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The notion of time travel is almost as old as time itself. Ever since we humans invented the idea, we’ve been struggling against it, wanting to go forwards, and then backwards, anywhere but the oppressive present. Director Ela Thier takes this conceit, and tips it gently on its head in her remarkable new film Tomorrow Ever After. Continue reading…

tomorrow ever after posterIn the year 2592, the world is a far different place. People do a lot of hugging, no one sleeps alone, and everyone is kitted up with a credit card-sized gizmo called an implement that functions as a universal tool. But human error endures, and when a science experiment goes awry, a woman named Shaina is accidentally catapulted backwards in time to the year 2015. Stranded and alone, she must find her way back to her own time, with little more than her wits, and her handy dandy implement. But in this current moment (referred to in the future as “The Great Despair”) no one much wants to help. The only person who will even talk to Shaina is Milton (Nabil Vinas), a would-be mugger who needs rent money. Humans are deeply alienated, not only from each other, but also from themselves. While Shaina tries to make contact with the future, the present keeps getting in the way. Manipulated, exploited, and finally, institutionalized, our sweet-natured heroine soldiers on, trying to find a way home.

Like the best science fiction, Tomorrow Ever After functions as a refractory lens through which to better see our own time and place. References to other works of fiction and film, including John Sayles’ Brother from Another Planet, and Marge Piercy’s Women on the Edge of Time are clear. (There are even faint echoes of The Wizard of Oz upon occasion.) But the quality that Ms. Their’s film most reminded me of was the early work of Henry Jaglom and Jim Jarmusch. Thier possesses the same lightness of tone, and nimbleness of idea and thought, as well as profoundly humanist approach to character and story.  In the midst of watching the haplessly sweet Shaina bumble through our world, talking endlessly and earnestly to anyone who will listen, something profound begins to happen. Namely, that you recognize yourself and your own behaviour in the world she is forced to contend with. It is a rare film that insinuates itself so gently into your consciousness, and then opens up like a stealth bomb inside your mind and heart.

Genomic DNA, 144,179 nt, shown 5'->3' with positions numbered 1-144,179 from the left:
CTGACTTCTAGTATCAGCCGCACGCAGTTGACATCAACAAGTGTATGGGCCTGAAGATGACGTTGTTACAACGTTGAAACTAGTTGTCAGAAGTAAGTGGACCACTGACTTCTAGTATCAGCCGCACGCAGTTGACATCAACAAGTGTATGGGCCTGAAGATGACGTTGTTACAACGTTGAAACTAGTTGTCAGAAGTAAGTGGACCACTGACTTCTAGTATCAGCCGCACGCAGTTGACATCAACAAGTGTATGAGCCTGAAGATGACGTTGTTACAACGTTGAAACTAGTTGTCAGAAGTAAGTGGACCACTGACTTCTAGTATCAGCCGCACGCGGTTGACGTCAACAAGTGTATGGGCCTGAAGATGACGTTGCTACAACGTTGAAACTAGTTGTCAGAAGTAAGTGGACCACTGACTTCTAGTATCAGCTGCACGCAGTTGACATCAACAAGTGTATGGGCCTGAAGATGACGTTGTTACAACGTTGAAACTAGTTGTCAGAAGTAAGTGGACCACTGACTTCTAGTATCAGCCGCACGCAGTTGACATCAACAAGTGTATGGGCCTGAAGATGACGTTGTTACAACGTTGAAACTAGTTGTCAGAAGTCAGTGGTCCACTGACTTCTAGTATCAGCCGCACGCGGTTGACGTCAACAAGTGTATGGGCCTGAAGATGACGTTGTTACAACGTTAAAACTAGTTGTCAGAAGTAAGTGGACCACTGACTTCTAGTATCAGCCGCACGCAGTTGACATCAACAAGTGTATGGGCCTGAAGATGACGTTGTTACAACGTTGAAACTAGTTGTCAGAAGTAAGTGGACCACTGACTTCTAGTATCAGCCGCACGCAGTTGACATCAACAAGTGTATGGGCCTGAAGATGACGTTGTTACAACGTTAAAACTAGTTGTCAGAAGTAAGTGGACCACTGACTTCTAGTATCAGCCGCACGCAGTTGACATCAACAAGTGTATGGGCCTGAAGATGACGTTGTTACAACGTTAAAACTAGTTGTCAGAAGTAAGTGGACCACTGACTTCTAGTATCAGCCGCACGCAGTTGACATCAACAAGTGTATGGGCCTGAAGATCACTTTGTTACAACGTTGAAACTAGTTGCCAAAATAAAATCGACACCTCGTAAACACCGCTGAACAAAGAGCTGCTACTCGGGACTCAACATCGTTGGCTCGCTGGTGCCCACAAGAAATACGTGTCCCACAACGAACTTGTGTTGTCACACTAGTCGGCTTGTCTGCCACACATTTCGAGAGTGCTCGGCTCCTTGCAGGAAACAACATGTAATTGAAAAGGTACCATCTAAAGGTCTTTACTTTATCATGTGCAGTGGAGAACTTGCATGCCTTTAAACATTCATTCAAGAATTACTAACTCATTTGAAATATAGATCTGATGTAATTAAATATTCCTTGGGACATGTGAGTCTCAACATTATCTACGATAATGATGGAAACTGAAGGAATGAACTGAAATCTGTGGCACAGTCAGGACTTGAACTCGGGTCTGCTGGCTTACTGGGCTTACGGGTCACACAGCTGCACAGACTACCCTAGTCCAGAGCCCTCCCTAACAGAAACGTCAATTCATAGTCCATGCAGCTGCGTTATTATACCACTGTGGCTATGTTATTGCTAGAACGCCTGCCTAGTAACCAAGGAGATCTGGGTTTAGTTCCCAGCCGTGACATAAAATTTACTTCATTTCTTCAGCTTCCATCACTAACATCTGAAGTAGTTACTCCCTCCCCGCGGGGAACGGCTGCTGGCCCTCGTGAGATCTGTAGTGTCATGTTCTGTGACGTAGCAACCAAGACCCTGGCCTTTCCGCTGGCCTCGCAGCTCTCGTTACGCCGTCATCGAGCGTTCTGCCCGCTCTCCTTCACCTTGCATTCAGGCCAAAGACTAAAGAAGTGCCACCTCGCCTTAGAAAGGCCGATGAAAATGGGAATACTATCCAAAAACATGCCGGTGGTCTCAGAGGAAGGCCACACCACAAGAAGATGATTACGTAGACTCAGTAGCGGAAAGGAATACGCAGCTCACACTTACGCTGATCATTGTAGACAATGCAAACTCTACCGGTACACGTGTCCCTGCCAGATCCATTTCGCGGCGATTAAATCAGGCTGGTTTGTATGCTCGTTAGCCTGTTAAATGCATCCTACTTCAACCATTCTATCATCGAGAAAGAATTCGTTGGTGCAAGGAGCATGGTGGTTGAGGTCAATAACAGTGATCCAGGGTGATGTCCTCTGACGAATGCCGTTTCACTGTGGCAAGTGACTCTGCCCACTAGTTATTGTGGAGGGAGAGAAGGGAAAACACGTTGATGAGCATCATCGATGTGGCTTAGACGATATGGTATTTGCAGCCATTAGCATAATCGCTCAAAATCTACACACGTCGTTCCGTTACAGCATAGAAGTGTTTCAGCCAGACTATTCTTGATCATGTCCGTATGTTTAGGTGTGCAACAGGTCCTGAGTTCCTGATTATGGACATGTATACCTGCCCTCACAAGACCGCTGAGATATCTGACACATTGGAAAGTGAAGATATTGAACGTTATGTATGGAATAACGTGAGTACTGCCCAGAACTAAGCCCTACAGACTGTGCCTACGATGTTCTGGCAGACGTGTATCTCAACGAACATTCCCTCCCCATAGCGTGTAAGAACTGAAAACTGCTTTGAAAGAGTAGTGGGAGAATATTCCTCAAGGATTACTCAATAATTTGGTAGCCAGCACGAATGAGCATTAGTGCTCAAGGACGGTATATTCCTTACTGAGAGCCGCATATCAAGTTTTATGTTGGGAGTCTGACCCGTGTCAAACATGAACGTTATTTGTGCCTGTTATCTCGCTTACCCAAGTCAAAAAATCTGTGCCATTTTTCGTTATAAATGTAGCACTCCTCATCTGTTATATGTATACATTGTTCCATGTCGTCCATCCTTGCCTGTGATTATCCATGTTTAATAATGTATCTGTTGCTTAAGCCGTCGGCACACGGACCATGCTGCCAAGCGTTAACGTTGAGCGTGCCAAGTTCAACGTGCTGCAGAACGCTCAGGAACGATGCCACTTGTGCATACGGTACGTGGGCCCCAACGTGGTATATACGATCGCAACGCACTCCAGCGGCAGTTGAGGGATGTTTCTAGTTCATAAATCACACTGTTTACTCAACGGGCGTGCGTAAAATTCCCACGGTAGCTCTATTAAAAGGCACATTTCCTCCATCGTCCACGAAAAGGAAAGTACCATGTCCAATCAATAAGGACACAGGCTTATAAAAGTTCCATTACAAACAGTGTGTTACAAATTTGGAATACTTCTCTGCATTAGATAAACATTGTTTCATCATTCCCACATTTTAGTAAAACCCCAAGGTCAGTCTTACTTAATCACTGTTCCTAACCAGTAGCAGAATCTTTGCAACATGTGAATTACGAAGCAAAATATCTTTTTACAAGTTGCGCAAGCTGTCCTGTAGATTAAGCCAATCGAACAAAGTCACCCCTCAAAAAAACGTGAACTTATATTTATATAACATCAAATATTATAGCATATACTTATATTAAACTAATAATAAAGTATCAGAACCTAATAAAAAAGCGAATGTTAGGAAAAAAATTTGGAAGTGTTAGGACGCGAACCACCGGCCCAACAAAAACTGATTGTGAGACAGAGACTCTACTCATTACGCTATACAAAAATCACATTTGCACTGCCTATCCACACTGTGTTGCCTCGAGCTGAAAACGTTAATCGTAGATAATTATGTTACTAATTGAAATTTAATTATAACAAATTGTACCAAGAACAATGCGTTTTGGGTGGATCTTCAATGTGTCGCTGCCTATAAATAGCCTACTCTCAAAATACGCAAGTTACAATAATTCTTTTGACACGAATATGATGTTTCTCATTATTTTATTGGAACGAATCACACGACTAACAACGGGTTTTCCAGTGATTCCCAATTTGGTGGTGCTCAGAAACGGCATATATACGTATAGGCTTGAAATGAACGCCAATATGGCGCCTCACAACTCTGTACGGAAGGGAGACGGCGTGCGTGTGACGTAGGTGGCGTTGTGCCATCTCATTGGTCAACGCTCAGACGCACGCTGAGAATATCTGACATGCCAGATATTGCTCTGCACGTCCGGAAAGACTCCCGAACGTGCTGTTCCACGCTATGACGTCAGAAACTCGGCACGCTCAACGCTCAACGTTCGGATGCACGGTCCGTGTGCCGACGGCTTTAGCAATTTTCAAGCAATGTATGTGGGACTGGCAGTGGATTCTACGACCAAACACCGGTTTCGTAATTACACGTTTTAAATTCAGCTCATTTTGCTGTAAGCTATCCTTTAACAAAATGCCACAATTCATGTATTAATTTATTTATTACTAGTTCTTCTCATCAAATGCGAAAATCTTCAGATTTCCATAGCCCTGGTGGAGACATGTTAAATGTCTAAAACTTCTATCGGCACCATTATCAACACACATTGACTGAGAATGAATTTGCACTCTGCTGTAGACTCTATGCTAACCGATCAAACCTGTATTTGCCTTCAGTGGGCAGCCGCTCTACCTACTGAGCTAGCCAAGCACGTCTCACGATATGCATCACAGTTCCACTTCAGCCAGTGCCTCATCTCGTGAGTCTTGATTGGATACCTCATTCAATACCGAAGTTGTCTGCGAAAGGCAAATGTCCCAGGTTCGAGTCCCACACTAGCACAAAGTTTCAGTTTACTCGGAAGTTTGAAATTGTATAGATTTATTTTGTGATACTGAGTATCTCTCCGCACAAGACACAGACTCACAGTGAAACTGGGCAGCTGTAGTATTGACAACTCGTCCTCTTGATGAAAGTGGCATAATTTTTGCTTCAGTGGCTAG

I felt very different after watching Tomorrow Ever After, and that is a very good thing. — Dorothy Woodend

Team #MOTW Comments:

Anne Brodie: Ela Thier’s sci-fi adventure Tomorrow Ever After is the story of a woman from the future who finds herself alone and lost in 2015 in Manhattan. Its the ultimate “fish out of water” story following a 63 year old woman who seems too innocent to survive life in the city. Apparently love, peace and kindness is the norm for life in the future and these things don’t play well as she tries to find her way back home. Still she never loses her sweet earnestness, or faith in humanity. Thier’s fable is a leap of imagination written and performed with a tenderness rarely seen in mainstream films. As sweet and hopeful as it is, there is power in it and a call to change our cold, lonely ways.